Drive The High Desert Acid Trip Highway

With the Southern Hemisphere fall on and most of the tourists heading up north, it’s time yet again to head as far south as aeronautically possible, get a car, and do some driving in Argentina on some of the world’s emptiest, most gorgeous roads. Like the one that takes you along the Quebrada de Cafayate, northwest Argentina’s acid trip canyon.

The rationale for road trips in the Southern Hemisphere is a simple function of astronomy, geography and population density. The land mass below the Equator may only be half that of the Northern Hemisphere, but it is home to only 10% of the world’s humans. Even if you subtract Antarctica, where driving is far from trivial, that translates to a lot of land and few people, with summer coming at the nadir of Northern Hemisphere life.

Where to, then? The Calchaquí Valley in northwest Argentina is home to a section of Ruta 40—the highway which connects the Bolivian border with the Straits of Magellan, over 3,000 miles away—a lot of crazy geography and excellent wines. It’s a broad, flat valley about a mile above sea level. You can reach it driving north on Ruta 40 from Catamarca province, or take the scenic route I wrote about a year ago, from the lowland sugarcane city of Tucumán up the Río de los Sosa gorge, retracing Che Guavara’s 1950 motorcycle trip.

Drive The High Desert Acid Trip Highway

A 10,000-ft pass connects the gorge with the Calchaquí Valley. It’s a strange place. You can reach it in an hour and a half from Tucumán and feel the temperature drop 40 degrees Fahrenheit from the 90+ of the lowlands. Argentina’s ubiquitous semi-feral cows will be grazing on the slopes of the pass, but very few rainclouds make it across, which makes the eastern side of the pass a land of lush Alpine meadows and high-altitude rainforests, while giant Trichocereus atacamensis cacti will start popping up as soon as you begin your descent into the valley. The road from the pass connects with Ruta 40 on the bottom of the valley and this is where you make a right turn and head north.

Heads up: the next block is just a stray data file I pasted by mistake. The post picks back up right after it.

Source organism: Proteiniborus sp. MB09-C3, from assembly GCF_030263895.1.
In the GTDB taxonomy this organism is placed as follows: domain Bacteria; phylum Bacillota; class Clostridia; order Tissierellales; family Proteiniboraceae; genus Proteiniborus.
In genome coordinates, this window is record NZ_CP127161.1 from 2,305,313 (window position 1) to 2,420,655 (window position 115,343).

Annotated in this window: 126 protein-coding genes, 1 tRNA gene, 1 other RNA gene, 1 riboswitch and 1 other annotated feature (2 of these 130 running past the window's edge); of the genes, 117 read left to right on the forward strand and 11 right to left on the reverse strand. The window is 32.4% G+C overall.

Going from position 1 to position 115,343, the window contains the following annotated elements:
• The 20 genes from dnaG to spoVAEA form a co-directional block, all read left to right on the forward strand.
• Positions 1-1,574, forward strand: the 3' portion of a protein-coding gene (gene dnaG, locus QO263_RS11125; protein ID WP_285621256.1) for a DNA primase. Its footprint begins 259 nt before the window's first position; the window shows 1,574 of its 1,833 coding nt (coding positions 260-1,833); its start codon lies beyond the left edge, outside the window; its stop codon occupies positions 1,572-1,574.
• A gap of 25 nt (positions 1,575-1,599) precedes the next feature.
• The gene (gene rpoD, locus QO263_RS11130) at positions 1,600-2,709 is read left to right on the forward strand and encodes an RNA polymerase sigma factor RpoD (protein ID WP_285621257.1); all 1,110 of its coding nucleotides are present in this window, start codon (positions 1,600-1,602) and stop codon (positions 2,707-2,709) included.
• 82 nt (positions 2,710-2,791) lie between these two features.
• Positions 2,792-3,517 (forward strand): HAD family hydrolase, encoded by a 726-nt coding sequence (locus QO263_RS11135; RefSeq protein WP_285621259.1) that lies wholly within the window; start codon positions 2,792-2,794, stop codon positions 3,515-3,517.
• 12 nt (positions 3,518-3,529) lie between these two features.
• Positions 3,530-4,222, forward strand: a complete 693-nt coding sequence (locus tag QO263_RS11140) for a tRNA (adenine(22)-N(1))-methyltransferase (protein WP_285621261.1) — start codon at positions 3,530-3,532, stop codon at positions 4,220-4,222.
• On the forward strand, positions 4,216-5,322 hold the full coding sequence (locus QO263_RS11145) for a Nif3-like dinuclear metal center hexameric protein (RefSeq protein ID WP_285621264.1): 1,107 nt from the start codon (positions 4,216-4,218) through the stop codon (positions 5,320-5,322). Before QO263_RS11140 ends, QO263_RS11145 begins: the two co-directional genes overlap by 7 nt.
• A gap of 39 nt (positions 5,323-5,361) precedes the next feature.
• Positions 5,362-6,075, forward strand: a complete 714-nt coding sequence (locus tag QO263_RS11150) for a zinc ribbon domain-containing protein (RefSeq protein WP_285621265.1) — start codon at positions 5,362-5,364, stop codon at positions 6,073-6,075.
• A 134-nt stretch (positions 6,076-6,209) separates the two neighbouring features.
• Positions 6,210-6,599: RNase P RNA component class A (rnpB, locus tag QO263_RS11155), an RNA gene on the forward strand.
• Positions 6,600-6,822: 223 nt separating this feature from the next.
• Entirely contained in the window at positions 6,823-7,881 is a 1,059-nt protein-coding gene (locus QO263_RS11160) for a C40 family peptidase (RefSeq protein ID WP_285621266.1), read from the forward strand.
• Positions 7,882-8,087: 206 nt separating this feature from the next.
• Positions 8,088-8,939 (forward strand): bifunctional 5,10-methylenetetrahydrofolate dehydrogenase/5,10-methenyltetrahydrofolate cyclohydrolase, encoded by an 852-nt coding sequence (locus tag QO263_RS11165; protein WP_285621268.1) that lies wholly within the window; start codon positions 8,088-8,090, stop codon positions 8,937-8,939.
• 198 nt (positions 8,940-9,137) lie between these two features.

The drive to the town of Cafayate is a pleasant desert cruise. There are rocks, cacti, hardy trees, Quilmes—the very interesting pre-Inca site and not the Argentine lager—and a lot of sky. In Cafayate, there is lots of amazing wine as the Calchaquí Valley is one of the world’s best places for growing quality grapes. But if you can resist, drive through town and turn right on Route 68 in the direction of Salta. This is where the otherwordly scenery begins: the Quebrada de Cafayate.

Drive The High Desert Acid Trip Highway

It’s best to drive this section of the trip around sunset. Not that the canyon needs any help from the lighting, but it helps. The scenery is like a planet where designer hallucinogens come standard in tapwater. There are white rocks, purple rocks, green rocks, red rocks, orange rocks, blue rocks, and they come in the strangest shapes and sizes, offset against a deep blue, high desert sky. Route 68 snakes along the entire canyon, and it’s a very good road. The crazier rock formations are marked with signs. You can stop anywhere, take photos, and realize that you should’ve brought along way more bottled water than you did.

As you drive north, the desert canyon ends as abruptly as it begins, and the landscape transitions into flat sugarcane plantations. Another hour of driving will take you to the colonial city of Salta, where you can get a steak (or a barbecued kid goat!), do a 180°, and drive the Quebrada de Cafayate again. It’s that good.


Northwest Argentina’s Magnificent Driving Roads

Welcome to the Tucumán Jungle | Drive The High Desert Acid Trip Highway | Meeting Buses at 13,000 Feet

Photos by Lets (top), Peter Orosz (middle) and David (bottom)